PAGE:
Tokamaks are a type of pinch machine, differing from earlier designs primarily in the amount of current in the plasma: above a certain threshold known as the safety factor, or q, the plasma is much more stable. ZETA ran at a q around .mw-parser-output .frac{white-space:nowrap}.mw-parser-output .frac .num,.mw-parser-output .frac .den{font-size:80%;line-height:0;vertical-align:super}.mw-parser-output .frac .den{vertical-align:sub}.mw-parser-output .sr-only{border:0;clip:rect(0,0,0,0);height:1px;margin:-1px;overflow:hidden;padding:0;position:absolute;width:1px}1⁄3, while experiments on tokamaks demonstrated it needs to be at least 1. Machines following this rule showed dramatically improved performance. However, by the mid-1980s the easy path to fusion disappeared; as the amount of current in the new machines began to increase, a new set of instabilities in the plasma appeared. These could be addressed, but only by greatly increasing the power of the magnetic fields, requiring superconducting magnets and huge confinement volumes. The cost of such a machine was such that the involved parties banded together to begin the ITER project.

As the problems with the tokamak approach grew, interest in the stellarator approach reemerged.[2] This coincided with the development of advanced computer aided planning tools that allowed the construction of complex magnets that were previously known but considered too difficult to design and build.[31][32]

New materials and construction methods have increased the quality and power of the magnetic fields, improving performance. New devices have been built to test these concepts. Major examples include Wendelstein 7-X in Germany, the Helically Symmetric Experiment (HSX) in the US, and the Large Helical Device in Japan. W7X and LHD use superconducting magnetic coils.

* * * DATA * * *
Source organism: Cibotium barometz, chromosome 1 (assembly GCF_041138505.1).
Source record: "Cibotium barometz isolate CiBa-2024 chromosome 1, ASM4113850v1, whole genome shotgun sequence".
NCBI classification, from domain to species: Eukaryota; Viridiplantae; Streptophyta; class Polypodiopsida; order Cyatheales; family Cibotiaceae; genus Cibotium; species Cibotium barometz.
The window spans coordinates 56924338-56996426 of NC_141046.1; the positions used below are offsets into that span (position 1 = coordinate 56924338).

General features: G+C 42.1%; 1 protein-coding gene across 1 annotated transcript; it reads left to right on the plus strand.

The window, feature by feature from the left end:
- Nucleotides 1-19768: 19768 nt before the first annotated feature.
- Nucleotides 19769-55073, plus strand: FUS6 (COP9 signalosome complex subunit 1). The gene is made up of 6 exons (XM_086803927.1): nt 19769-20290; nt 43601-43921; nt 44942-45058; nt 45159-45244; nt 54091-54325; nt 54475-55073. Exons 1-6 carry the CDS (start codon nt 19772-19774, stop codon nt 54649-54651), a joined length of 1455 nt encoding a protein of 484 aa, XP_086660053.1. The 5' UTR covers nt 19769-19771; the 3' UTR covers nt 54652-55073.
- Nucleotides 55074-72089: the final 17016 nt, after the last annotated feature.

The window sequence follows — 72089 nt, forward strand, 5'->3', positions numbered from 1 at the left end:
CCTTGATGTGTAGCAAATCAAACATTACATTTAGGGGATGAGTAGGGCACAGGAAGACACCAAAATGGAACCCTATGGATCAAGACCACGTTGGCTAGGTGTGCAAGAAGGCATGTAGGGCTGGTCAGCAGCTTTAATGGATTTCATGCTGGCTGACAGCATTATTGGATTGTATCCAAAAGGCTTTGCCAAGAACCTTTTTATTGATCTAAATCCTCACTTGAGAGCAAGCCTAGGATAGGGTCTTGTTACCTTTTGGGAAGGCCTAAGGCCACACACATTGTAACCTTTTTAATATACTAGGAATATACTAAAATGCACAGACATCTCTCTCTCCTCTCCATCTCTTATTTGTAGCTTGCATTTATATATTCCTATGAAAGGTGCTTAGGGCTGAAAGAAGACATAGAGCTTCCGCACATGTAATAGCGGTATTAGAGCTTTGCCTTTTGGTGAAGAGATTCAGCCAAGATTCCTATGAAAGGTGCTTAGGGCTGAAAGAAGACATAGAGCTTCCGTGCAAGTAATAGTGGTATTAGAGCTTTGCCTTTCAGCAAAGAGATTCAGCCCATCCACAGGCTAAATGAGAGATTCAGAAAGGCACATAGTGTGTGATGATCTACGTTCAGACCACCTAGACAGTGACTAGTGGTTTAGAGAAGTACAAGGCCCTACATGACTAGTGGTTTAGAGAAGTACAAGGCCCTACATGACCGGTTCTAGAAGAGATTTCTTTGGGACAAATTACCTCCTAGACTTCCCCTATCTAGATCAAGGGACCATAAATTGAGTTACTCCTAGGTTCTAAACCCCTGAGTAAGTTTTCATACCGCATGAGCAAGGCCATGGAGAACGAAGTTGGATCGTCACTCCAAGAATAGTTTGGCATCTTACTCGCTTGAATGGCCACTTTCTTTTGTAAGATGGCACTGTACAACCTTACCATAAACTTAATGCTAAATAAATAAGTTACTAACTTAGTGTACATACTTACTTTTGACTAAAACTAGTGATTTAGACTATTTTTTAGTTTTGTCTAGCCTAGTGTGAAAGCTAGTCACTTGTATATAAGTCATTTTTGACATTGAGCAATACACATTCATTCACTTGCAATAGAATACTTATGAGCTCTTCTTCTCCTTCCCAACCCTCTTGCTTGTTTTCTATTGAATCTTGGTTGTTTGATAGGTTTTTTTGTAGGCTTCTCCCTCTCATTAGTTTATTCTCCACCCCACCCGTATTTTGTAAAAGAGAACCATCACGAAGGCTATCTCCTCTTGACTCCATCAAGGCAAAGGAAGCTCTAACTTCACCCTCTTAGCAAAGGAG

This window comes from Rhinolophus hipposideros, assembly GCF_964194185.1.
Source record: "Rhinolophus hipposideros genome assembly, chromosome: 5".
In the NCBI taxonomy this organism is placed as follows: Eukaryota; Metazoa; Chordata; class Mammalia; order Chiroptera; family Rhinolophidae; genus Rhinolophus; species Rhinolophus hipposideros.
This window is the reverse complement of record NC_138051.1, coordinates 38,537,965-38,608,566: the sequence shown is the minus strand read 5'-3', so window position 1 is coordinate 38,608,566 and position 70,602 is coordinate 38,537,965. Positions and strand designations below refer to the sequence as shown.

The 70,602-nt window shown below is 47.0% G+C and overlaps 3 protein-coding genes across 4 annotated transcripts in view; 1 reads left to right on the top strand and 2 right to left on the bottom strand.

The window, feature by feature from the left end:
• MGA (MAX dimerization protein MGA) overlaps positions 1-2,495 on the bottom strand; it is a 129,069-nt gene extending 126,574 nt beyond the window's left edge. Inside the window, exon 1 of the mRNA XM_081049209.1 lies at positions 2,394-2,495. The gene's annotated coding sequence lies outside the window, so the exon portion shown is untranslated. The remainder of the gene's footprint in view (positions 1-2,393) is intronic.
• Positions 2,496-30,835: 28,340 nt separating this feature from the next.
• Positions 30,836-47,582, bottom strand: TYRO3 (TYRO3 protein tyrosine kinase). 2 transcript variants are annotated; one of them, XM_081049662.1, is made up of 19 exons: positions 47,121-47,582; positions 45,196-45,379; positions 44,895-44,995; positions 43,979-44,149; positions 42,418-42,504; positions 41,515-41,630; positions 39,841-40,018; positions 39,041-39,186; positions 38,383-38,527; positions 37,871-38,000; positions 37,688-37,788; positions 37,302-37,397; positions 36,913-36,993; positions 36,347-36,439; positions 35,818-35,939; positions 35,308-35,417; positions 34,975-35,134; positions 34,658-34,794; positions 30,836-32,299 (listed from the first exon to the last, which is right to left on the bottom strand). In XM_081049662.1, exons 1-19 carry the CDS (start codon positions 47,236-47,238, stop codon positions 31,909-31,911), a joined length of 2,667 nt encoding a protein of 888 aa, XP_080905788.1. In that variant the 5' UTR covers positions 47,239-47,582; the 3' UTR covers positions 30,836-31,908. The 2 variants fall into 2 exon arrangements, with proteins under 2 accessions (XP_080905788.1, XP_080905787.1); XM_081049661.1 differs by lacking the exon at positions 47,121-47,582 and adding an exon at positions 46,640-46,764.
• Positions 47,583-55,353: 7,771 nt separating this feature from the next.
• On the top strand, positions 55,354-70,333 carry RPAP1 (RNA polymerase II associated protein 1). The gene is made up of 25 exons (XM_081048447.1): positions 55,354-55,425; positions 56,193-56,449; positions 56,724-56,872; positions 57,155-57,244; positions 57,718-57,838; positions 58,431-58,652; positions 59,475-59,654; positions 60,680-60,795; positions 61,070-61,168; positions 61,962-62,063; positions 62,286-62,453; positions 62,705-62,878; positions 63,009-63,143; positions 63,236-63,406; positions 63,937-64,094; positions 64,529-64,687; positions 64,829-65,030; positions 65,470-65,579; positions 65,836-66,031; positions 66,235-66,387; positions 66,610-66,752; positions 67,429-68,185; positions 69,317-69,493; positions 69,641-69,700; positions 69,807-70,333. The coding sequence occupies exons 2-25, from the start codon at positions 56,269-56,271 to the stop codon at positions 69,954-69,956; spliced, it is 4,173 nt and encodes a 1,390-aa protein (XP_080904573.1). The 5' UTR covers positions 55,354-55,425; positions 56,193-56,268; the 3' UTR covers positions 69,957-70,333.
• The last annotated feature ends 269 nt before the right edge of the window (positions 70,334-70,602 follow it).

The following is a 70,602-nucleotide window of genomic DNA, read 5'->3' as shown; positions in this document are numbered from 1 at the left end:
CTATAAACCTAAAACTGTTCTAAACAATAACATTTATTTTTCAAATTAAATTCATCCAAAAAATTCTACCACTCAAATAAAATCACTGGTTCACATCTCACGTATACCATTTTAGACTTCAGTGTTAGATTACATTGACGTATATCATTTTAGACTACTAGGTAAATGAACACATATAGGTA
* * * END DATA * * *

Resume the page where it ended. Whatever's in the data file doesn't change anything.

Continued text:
The lack of an internal current eliminates some of the instabilities of the tokamak, meaning the stellarator should be more stable at similar operating conditions. On the downside, since it lacks the confinement provided by the current found in a tokamak, the stellarator requires more powerful magnets to reach any given confinement. The stellarator is an inherently steady-state machine, which has several advantages from an engineering standpoint.

Heating a gas increases the energy of the particles within it, so by heating a gas into the hundreds of millions of degrees, the majority of the particles within it would reach the energy required to fuse. According to the Maxwell–Boltzmann distribution, some of the particles will reach the required energies at much lower average temperatures. Because the energy released by the reaction is much greater than what it takes to start it, even a small number of reactions can heat surrounding fuel until it fuses as well. In 1944, Enrico Fermi calculated the D-T reaction would be self-sustaining at about 50,000,000 degrees Celsius (90,000,000 degrees Fahrenheit).[33]

Materials heated beyond a few tens of thousand degrees ionize into their electrons and nuclei, producing a gas-like state of matter known as plasma. According to the ideal gas law, like any hot gas, plasma has an internal pressure and thus wants to expand.[34] For a fusion reactor, the challenge is to keep the plasma contained; any known substance would melt or sublime at these temperatures. But because a plasma is electrically conductive, it is subject to electric and magnetic fields. In a magnetic field, the electrons and nuclei orbit around the magnetic field lines, confining them to the area defined by the field.[35][36]